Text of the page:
That person exclaiming “Hey, bucket seats!” was pretty funny since *all* Beetles had bucket seats; however, it does indeed make a bit of sense once you get to see what these particular bucket seats are like, with the fancy sport bolsters and all. Reminds me of what my dad liked to tell people about our old Beetle, that we had a red German two-door fastback coupe with bucket seats, four on the floor, and tested on the Autobahn. This was in the 70s so bucket seats and four on the floor were indeed noteworthy features and people in the U.S. were just beginning to learn about the Autobahn not having speed limits. So of course it was always good for a laugh whenever we pulled up in our humble red Beetle instead of a fancy and flashy Porsche.
And the crowds around the Sports Bug in these pictures remind me of what my parents told me about the Beetle that they had bought *used* shortly after they were married in the mid-50s (it was an oval-window Beetle, not a split-window one, though, as verified by snapshots in the family albums) and since this was in Michigan (!!) they would get a lot of attention; my dad had family living in nearby Detroit so whenever my parents went into town to visit family or to go shopping they would park in the street and come back to find crowds gathered around the Beetle pretty much all agog in wonder. Ha, now it’s come full circle, at least around here, if one were to park a Beetle in the street people would gather around it (but this time around it’d be because they were fondly remembering or being properly appreciative what was once such a staple of the automotive landscape and has lamentably all but vanished from today’s landscape.)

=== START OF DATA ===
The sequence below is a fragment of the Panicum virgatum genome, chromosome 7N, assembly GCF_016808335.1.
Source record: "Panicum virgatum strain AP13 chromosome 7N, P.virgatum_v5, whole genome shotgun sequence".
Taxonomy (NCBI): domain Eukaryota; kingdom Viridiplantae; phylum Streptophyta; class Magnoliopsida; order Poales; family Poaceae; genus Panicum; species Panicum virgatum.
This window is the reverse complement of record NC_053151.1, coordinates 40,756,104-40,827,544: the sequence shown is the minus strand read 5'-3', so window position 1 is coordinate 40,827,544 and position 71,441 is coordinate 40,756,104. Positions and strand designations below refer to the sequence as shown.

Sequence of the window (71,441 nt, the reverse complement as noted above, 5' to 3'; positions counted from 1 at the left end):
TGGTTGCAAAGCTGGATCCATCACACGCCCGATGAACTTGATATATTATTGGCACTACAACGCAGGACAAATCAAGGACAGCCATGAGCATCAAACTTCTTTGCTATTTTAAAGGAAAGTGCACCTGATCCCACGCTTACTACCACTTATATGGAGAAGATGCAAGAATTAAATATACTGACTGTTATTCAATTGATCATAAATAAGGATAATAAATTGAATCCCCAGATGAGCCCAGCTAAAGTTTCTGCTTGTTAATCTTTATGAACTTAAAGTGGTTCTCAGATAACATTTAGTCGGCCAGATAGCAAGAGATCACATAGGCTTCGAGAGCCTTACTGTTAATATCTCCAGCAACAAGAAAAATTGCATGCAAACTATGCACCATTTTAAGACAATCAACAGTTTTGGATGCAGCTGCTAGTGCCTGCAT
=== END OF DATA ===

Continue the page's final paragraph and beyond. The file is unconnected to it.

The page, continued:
Knowonelse
Knowonelse
7 days ago

When we drove our ’76 VW camper bus around the US and Canada in 1984, VWs were still rare in the midwest. Oil changes were done at local oil change places, and we consistently attracted people who had never seen one before. The oil techs got to look at the underside from the pit and some were amazed that it had independent suspension all around.

Collegiate Autodidact
Collegiate Autodidact
7 days ago